Bakery Path

An important shortcut from Station Road to Brook Avenue.

Take care crossing Station Road, particularly in the daytime, when the polluting machines career violently along the tarmac. Be sure to look both ways, down the street towards the Natwest Bank, and the endlessly transforming retail spaces, then up the road, towards Premier House and the changing skyline. Should you successfully make it from one side to the other, slip your way down Bakery Path, a small shortcut from Station Road to Brook Avenue.

What should strike you first is a sudden sense of separation. You are no longer in and amongst the bustle of a high street. Now you are adjacent, looking in. Pedestrians will pass by you as though you don’t exist. You will be at one with the timeworn spirits, the trudging workers of Farm Road, stepping their muddy boots across the marshland on their way to catch an afternoon train to Finsbury Park. Watch as the looming walls of the bookies and the estate agents melt away, and you are left with only fields. The distant call of birds, and the faint chuff of a slow-moving train, these are the only sounds that remind you of civilisation.

You are standing at the entrance to Bakery Path, where in later years the wafting scent of baking bread reminds you of early mornings on the way to school, where later you would grab a sausage roll from Greggs. Only quickly the scent of pastry turns vile, to the faint scent of piss and rotten garbage, for you have stepped away from the entrance and have made your way towards Brook Avenue. A door there, locked, leads to the rumble of the Underground. The lock is a strange one and it whispers to remind you of a friend of a friend who can unlock it. Though, to even get there, you must first step over the dirt, the mulch, the old cans of lager, the dirty plastic bag. It’s better to avoid, to stay away and think instead of how the bramble once stood here - if you squint you can see the twitching nose of a rabbit as it makes its way towards water.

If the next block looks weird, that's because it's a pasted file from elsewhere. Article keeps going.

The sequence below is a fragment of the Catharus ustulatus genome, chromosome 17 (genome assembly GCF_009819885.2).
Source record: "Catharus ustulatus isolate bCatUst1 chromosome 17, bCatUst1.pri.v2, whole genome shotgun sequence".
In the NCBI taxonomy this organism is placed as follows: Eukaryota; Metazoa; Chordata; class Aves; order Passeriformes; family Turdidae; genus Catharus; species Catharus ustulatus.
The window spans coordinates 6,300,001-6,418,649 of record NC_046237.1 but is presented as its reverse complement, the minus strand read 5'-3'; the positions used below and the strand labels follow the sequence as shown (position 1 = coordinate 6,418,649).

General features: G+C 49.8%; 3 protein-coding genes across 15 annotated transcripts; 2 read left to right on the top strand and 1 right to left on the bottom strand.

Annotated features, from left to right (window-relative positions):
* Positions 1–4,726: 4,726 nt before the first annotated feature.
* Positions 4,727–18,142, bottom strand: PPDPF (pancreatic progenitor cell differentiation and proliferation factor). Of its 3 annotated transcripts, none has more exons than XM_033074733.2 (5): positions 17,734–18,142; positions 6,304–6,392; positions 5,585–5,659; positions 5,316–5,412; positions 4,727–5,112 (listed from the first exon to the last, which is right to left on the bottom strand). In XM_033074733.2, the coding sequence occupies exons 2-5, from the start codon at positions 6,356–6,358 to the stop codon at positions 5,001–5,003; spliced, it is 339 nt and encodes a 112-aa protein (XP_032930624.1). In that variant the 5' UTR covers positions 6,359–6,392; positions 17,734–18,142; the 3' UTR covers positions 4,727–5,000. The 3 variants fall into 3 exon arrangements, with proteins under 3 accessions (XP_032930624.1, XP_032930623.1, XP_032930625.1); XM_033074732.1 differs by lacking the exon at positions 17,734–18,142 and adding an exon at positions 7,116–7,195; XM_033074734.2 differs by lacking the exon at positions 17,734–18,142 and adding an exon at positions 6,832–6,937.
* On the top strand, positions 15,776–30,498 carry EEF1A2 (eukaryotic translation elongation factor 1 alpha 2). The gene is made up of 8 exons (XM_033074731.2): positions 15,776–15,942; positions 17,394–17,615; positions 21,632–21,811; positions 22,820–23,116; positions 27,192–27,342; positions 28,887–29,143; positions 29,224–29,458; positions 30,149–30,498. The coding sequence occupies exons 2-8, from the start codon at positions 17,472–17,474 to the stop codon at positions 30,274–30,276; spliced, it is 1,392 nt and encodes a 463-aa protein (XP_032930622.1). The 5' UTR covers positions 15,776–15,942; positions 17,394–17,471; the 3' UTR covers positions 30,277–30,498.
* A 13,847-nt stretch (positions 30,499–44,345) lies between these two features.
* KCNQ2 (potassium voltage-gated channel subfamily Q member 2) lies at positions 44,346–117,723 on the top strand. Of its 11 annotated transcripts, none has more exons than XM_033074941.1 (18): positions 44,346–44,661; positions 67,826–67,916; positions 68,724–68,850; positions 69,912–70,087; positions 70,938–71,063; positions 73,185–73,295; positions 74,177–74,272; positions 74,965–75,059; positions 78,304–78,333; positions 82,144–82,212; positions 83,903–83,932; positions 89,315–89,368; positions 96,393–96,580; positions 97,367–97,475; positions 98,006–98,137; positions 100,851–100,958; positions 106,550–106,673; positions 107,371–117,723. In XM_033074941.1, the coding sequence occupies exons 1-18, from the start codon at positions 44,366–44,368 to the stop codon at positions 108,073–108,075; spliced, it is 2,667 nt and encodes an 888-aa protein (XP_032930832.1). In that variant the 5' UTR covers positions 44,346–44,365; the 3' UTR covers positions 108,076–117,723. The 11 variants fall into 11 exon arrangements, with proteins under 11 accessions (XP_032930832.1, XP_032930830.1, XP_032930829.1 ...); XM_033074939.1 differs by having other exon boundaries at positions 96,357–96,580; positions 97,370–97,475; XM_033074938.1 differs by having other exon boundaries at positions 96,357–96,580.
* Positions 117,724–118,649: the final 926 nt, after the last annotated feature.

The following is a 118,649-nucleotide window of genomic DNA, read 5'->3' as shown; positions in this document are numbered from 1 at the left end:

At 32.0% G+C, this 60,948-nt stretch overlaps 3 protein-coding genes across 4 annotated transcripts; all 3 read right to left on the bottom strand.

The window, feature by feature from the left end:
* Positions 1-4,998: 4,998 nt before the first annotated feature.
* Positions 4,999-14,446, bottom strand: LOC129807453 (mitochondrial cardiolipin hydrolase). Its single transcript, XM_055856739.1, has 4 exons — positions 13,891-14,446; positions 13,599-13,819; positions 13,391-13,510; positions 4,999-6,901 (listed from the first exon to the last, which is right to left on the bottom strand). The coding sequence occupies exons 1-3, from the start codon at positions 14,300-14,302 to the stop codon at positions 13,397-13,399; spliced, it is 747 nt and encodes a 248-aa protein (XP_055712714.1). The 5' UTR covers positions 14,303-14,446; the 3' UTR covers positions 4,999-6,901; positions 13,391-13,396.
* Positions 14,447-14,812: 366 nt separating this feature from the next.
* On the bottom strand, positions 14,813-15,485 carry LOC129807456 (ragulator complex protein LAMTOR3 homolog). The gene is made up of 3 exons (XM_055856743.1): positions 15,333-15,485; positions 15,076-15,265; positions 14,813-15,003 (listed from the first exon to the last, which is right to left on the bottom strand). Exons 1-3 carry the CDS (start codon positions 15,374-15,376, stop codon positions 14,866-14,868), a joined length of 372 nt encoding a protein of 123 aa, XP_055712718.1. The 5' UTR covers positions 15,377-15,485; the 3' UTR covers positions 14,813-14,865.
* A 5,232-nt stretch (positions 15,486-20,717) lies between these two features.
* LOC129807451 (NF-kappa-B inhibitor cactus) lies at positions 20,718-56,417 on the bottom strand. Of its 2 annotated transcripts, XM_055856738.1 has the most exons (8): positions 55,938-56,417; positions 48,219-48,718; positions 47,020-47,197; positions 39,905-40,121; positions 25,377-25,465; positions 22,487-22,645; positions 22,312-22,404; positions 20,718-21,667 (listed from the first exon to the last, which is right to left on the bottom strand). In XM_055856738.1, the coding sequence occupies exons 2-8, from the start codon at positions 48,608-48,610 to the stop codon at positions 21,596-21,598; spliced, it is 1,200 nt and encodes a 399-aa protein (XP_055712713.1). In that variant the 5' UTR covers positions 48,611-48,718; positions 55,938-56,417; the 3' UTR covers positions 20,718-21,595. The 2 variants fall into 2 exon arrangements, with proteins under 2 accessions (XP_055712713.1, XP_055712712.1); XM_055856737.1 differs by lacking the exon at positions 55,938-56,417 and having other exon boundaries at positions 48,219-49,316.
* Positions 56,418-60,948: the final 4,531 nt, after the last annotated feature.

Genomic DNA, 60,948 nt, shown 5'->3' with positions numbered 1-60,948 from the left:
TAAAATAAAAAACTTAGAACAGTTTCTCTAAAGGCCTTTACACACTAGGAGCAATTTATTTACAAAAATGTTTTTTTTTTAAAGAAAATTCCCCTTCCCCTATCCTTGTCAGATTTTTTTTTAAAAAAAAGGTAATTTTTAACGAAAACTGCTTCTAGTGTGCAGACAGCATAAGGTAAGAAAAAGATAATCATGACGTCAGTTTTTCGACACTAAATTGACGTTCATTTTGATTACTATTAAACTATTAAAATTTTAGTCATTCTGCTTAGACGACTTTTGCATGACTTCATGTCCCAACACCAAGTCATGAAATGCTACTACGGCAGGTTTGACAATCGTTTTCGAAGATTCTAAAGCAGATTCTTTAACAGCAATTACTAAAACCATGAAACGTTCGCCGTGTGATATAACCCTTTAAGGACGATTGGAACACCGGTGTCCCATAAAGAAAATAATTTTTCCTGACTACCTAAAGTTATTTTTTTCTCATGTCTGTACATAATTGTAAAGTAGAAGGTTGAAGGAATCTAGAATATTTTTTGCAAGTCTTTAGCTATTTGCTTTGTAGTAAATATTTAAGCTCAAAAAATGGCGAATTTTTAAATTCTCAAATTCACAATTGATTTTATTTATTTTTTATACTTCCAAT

The deafening sound of machinery breaks out, as tracks are laid and pistons pump dirt from the land into the backs of trucks and lorries. They had to build the Underground somewhere, they had to take the sleepiness and slap it awake. Here to your left a synagogue emerges, the only place remaining with a sense of spirituality, the rest of the landscape turned to a violence of steel and corrugated iron. The sound of prayer does not emerge into the corners of the Path, nor can you catch sight of the worshippers in the reflection of a mirror, suspended high upon a pole. If you rest your nose against the fence that stops you trespassing on the line, you view is obscured by parallel lines and the landscape is rendered in small fractions - you must piece it together.

You can see now Brook Avenue, down the slope. The landscape shivers and a wall appears at the Path’s end. You’re young, a child, and walking on it. The air is alive with colours - peach, blue, a sour yellow, shallow specks of green. The wall belongs to the yellow doored house. You jump from brick to brick. The door begins to open and out comes an old man, shocking in his age. He berates you and you cry. You jump from the wall, and turn back towards Bakery Path, but it has disappeared, leaving only a rolling field, dotted occasionally with a newly built home in mock Tudor, and a hint of the developments to come.

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